NRC Herzberg News/Nouvelles du CNRC Herzberg

By/par Dennis Crabtree (NRC-Herzberg)
with contributions from/avec des contributions de David Bohlender, Greg Burley, Alan McConnachie, and Dmitry Monin

(Cassiopeia – Autumn/Automne 2015)

La version française suit

These reports will appear in each issue of E-Cass with the goal of informing the Canadian astronomical community on the activities at NRC Herzberg. Feedback is welcome from community members about how NRC Herzberg is doing in fulfilling our mandate to “operate and administer any astronomical observatories established or maintained by the Government of Canada” (NRC Act).

General News

A BC-registered non-profit organization, Friends of the Dominion Astrophysical Observatory Society, has been formed. The main purposes of this new organization are to “promote interest and awareness of the DAO” and to restart the public education and outreach activities provided by the Centre of the Universe which NRC Herzberg closed in 2013 due to budget limitations. The organization has a website (Friends of the DAO) and is also on Facebook (

DAO Telescopes

The venerable DAO 1.2-m and 1.8-m telescopes continue to operate on every clear night in Victoria and we encourage new users and especially students to consider applying for time. The telescopes are scheduled on a quarterly basis with proposal deadlines nominally one month prior to the start of each calendar quarter.

Robotic operations are proving to be very popular on the 1.2-m telescope with typically 60% of the nights scheduled for automatic operation. While this telescope has no imaging capabilities, its McKellar spectrograph offers a large number of grating and camera configurations to provide spectra with dispersions between 2.4 and 40.9 Å/mm. Wavelength coverage is limited by the SITe-4 CCD’s 60 mm length. In good conditions during robotic nights we regularly obtain spectra for objects as faint as V = 11, mainly for radial velocity measurements using a cross-correlation analysis. Re-aluminizing of the primary mirror will take place in September.

Now in its 97th year of operation the 1.8-m Plaskett telescope offers users imaging, spectroscopy and spectropolarimetric capabilities. Spectroscopic programs (with a choice of dispersions between 10 and 120 Å/mm) continue to be most popular with the telescope but for several years about 20% of the time has been allocated to programs that use the dimaPol polarimeter module. This provides circular polarization measurements of a 300 Å region entered on the H-beta line and is being used to search for new magnetic upper main sequence stars as a complement to large programs being executed at the CFHT and other observatories. Imaging at the modified Newtonian focus is also possible and the dedicated E2V-1 CCD provides a 23.9’ x 10.6’ field of view. Contract observing services are available to applicants if preferred; this can provide insurance against long stretches of bad weather, especially in the winter months, since you are billed only for useful observing hours.

Given the success of the 1.2-m telescope automation our most recent DAO development efforts are concentrating on upgrades of the Plaskett telescope, dome and control software to eventually enable similar robotic operation of the 1.8-m telescope and spectrograph or imager. A new telescope control system has been released, the dome shutter and wind curtains are now controlled through the network, a rain sensor is in operation, and an updated absolute encoder has been installed on the RA axis to greatly improve telescope tracking. We anticipate installing new limit and horizon switches in the coming months; unlike the 1.2-m we have the extra complication of having to avoid collisions of the 1.8-m telescope with the pier or dome! Once this critical protection is installed and a number of other pieces are in place we will begin testing automated (but supervised) observations during the next several semesters.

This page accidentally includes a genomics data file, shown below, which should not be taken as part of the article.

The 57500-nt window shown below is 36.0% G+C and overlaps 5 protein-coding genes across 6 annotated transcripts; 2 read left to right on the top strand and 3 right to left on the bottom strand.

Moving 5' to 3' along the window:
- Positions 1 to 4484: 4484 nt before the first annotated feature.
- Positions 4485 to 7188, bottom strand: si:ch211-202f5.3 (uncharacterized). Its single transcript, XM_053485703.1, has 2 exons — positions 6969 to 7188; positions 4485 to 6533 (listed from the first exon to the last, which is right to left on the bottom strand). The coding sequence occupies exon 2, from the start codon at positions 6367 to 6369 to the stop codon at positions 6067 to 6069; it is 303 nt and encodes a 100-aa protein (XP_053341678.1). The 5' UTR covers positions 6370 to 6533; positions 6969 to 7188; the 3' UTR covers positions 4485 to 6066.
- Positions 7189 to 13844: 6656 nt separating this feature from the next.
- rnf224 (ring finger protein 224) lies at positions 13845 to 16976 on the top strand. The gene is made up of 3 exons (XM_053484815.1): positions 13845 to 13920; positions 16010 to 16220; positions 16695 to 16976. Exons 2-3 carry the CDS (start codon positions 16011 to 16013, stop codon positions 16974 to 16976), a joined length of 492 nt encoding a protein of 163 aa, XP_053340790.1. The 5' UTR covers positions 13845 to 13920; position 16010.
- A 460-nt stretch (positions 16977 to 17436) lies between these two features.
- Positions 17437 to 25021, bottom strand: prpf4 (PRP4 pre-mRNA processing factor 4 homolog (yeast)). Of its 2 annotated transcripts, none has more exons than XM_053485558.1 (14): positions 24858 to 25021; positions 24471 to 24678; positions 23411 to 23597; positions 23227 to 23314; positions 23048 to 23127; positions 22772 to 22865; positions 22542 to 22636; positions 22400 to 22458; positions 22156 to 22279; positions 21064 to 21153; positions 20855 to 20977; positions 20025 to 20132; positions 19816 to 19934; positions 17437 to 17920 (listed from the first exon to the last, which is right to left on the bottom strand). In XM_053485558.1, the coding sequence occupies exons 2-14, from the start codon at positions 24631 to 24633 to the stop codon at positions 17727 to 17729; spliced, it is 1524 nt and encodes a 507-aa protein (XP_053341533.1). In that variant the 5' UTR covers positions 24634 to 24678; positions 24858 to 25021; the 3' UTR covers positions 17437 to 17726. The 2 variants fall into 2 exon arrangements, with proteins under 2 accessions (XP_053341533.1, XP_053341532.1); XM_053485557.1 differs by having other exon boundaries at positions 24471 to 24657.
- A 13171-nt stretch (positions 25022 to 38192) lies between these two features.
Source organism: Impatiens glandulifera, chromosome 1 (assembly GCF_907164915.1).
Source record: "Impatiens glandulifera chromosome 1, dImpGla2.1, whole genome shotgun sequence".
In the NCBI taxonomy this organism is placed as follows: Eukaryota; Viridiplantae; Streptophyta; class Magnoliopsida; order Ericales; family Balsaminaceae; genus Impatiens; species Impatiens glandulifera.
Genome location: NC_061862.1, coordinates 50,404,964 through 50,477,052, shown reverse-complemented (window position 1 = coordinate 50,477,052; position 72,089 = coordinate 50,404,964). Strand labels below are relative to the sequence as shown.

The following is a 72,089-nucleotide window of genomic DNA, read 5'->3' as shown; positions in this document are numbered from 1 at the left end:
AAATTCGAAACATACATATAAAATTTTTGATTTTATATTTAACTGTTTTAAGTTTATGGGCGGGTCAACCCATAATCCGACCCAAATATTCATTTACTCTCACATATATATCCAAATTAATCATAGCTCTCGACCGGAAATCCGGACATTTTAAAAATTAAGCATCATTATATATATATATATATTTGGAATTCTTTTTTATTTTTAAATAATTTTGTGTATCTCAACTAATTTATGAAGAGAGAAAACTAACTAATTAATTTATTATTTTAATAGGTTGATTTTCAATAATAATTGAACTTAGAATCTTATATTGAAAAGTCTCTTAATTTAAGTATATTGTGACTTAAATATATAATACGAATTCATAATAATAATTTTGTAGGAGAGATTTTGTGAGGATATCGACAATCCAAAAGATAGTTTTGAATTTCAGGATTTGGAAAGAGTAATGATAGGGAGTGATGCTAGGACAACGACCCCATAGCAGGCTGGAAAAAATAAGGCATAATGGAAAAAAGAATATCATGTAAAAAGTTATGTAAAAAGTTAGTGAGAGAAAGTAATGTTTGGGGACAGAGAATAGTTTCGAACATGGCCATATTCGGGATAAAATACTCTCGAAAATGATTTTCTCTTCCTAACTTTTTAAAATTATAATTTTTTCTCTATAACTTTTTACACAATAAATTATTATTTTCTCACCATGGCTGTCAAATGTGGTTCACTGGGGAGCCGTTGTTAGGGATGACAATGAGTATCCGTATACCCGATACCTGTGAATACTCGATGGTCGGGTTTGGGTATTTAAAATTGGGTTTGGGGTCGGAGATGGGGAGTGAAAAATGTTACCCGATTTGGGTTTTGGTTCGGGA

Please feel free to contact David Bohlender ( or Dmitry Monin ( at NRC Herzberg for further information.

Gemini GHOST Spectrograph

The GHOST project is a partnership with AAO, ANU, NRC and Gemini to design and build a high-resolution, fiber-fed spectrograph for Gemini South. The project lead – the AAO – are developing the fiber feed and fiber injection optics, ANU are providing the software, and NRC are developing the bench spectrograph and thermal enclosure. GHOST has been under intensive development and is currently nearing the end of its design phase.

The instrument includes a dual fiber feed for resolutions of 75,000 (high-resolution mode) and 50,000 (low-resolution mode). The wavelength range is from 363nm to 950nm, with the blue/red crossover at 535nm. The entire optical spectrum is obtained in a single observation. The bench spectrograph is a based on a high-efficiency echelle grating with VPH cross-dispersers. It is a dual beam (Red + Blue) optical design, with two independently operated CCD detectors to ensure high throughput across the full wavelength range.

For best instrument stability, the bench spectrograph is located in the telescope pier lab, and is housed in a temperature stabilized thermal enclosure. Although not optimized for precision radial velocities, it is expected that a radial velocity precision of a few m/s will be possible with GHOST.

Figure 1 - CAD drawing of GHOST optical bench layout

Figure 1 – CAD drawing of GHOST optical bench layout

In the design and development phase, NRC engineers have been creating the optical design and opto-mechanical layout, designing and prototyping the detector system, and working on the enclosure concept and design. Critical and final design reviews are scheduled for the end of 2015/first quarter of 2016, and first light is expected to be in early 2018.

Montreal-Ohio-Victoria Echelle Spectrograph (MOVIES)

The Montreal-Ohio-VIctoria Echelle Spectrograph (MOVIES) is a collaboration between NRC, Université de Montréal and Ohio State University, and was one of 4 feasibility studies chosen through a competitive selection process for a 6 month, CAD100K study, as part of the process initiated by Gemini to design a new “Generation 4″ instrument. The Feasibility Study Report was submitted to Gemini on August 24, 2015.